What is Hypogonadotropic Hypogonadism?

Hypogonadotropic Hypogonadism (HH) (often called secondary hypogonadism) is a condition in which the gonads (ovaries and testes), produce little or no sex hormones, as a result of anatomical or functional lesions in the hypothalamus or the pituitary. The latter causes disruption in the secretion of gonadotropins that signal to the testes or to the ovaries to produce sex hormones. These lesions may be congenital or acquired.


What are the clinical features of Hypogonadotropic Hypogonadism?

The clinical features of HH depend upon the time of the onset of this condition. Possible manifestations in men include:

  • Ambiguous genitalia at birth in a boy indicates onset of the problem during the first trimester of pregnancy
  • Microphallia (or micropenis) and/or cryptorchidism indicates onset of the condition during the third trimester
  • Failure to undergo or complete puberty indicates onset of the condition at any time after birth during the first decade.
  • Decreased libido, erectile dysfunction and infertility, if the condition develops in adulthood

In women, respectively, it can manifest as:

  • failure to initiate sexual maturation (eg, lack of secondary sexual characteristics)
  • primary or secondary amenorrhea
  • infertility

What causes Hypogonadotropic Hypogonadism?

Congenital (Genetic) causes of Hypogonadotropic Hypogonadism include several genetic syndromes, such as:

  • Kallmann syndrome, characterized by hypogonadism, anosmia (little or no sense of smell) and various craniofacial (skeletal) abnormalities
  • Prader-Willi and Laurence-Moon-Bield syndromes, characterized by obesity, hypogonadism and cognitive impairment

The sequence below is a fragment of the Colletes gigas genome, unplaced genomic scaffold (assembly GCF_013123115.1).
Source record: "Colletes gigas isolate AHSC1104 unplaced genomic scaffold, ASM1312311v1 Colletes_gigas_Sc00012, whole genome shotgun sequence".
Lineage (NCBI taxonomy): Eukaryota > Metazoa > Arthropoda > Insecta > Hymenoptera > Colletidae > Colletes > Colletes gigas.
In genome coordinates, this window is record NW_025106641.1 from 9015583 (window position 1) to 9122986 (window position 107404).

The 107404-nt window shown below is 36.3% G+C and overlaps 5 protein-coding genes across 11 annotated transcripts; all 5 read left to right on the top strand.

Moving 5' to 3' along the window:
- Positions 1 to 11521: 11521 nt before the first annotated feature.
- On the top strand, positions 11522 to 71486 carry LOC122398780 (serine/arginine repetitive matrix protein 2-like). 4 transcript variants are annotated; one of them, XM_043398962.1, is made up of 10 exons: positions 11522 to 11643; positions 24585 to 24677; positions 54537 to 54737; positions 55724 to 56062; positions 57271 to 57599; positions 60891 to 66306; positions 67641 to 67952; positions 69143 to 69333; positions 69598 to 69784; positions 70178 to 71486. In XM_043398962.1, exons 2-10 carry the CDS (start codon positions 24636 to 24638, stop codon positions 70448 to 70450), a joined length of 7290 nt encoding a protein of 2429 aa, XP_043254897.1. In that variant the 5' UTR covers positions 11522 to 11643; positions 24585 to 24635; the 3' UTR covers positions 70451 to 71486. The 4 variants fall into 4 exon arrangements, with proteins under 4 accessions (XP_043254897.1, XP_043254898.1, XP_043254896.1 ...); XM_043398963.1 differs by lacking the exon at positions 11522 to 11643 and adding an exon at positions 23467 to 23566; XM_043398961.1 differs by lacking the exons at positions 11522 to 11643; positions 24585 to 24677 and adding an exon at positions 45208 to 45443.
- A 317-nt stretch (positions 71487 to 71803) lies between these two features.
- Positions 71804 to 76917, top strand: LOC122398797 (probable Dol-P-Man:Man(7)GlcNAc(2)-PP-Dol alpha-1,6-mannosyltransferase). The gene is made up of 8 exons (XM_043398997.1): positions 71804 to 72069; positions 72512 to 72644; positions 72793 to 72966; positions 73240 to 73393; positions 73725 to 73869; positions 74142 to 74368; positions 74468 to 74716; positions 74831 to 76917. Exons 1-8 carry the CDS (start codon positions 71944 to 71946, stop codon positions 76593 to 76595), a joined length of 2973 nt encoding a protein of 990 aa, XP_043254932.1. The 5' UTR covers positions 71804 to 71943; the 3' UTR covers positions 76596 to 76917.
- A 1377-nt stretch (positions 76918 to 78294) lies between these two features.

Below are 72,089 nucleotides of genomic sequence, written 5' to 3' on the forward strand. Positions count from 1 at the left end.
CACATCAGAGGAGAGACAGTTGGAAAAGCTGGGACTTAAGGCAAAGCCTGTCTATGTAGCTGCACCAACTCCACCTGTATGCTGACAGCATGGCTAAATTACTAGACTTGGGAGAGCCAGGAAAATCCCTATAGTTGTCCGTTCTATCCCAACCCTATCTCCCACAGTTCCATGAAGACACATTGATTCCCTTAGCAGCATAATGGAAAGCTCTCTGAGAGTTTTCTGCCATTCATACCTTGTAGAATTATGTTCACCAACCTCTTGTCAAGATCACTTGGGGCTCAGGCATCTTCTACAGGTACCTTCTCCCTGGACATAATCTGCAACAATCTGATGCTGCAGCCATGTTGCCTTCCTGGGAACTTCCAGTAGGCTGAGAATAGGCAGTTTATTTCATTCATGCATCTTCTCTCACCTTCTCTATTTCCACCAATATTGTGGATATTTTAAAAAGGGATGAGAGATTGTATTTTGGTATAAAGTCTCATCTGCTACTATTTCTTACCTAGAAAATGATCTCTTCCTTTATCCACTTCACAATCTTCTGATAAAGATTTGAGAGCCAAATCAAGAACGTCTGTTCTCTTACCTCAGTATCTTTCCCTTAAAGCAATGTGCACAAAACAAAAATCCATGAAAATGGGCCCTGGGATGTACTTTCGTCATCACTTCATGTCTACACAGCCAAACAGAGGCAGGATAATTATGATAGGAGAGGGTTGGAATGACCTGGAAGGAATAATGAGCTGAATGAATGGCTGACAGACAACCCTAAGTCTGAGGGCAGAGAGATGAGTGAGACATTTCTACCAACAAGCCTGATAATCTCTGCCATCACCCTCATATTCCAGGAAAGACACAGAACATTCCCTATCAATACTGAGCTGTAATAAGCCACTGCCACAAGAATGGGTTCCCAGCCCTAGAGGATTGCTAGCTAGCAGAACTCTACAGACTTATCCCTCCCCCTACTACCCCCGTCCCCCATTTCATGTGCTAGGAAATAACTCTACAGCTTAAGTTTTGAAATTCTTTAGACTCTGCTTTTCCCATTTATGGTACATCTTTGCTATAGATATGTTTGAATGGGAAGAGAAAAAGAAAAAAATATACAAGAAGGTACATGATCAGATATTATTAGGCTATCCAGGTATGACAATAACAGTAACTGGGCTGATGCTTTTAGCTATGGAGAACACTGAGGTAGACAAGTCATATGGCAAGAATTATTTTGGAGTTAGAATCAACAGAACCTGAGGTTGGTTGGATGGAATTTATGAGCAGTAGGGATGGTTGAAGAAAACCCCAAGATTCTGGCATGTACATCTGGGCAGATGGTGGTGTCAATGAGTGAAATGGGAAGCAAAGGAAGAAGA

• a rare hypogonadotropic hypogonadism syndrome, accompanied by adrenal hypoplasia and therefore adrenal insufficiency

Acquired causes include various anatomical and functional lesions, usually accompanied by additional hormonal disorders:

Some of the most common anatomical lesions include:

  • Tumors of the hypothalamus-pituitary area, such as craniopharyngioma and pituitary adenomas
  • Infiltrative diseases of the same area, such as sarcoidosis and histiocytosis
  • Head injuries
  • Exposure to external radiation

On the other hand, functional forms of acquired HH are relatively common and are caused by:

  • severe stress
  • significant weight loss
  • strenuous exercise
  • obesity
  • diabetes mellitus
  • sleep apnea
  • chronic systemic disease
  • medicines

How is Hypogonadotropic Hypogonadism diagnosed?

The diagnosis of Hypogonadotropic Hypogonadism includes physical examination, measurement of gonadotropins and sex hormones in the blood, and depending on the cause, various imaging tests, such as magnetic resonance imaging of the hypothalamic-pituitary area, olfactory tests, and DNA analysis are also needed.


What is the treatment of Hypogonadotropic Hypogonadism?;

The treatment of HH depends upon the time of the onset of the disease, the severity and the symptoms. In young adolescents the goals of therapy are induction of puberty and maintenance of sexual maturation and for this purpose, increasing doses of testosterone (or human chorionic gonadotropin injections (hCG) are given to boys, or estrogen and progesterone in girl.

In adults, on the other hand, the goal of treatment is to relieve the symptoms of hypogonadism, restore sexual function, and the maintenance of bone and muscle mass and good physical condition. For this purpose, sex hormones are administered: testosterone in men and estrogen/progesterone in women.

If there is a desire for childbearing, spermatogenesis and ovulation induction in men and women respectively should take place. In a small percentage (10%), in which infertility persists, in vitro fertilization (IVF) is recommended.

Regular monitoring of patients is important for their successful treatment, while in the cases of genetic syndromes and anatomical lesions, genetic counseling and treatment of the comorbidities are required.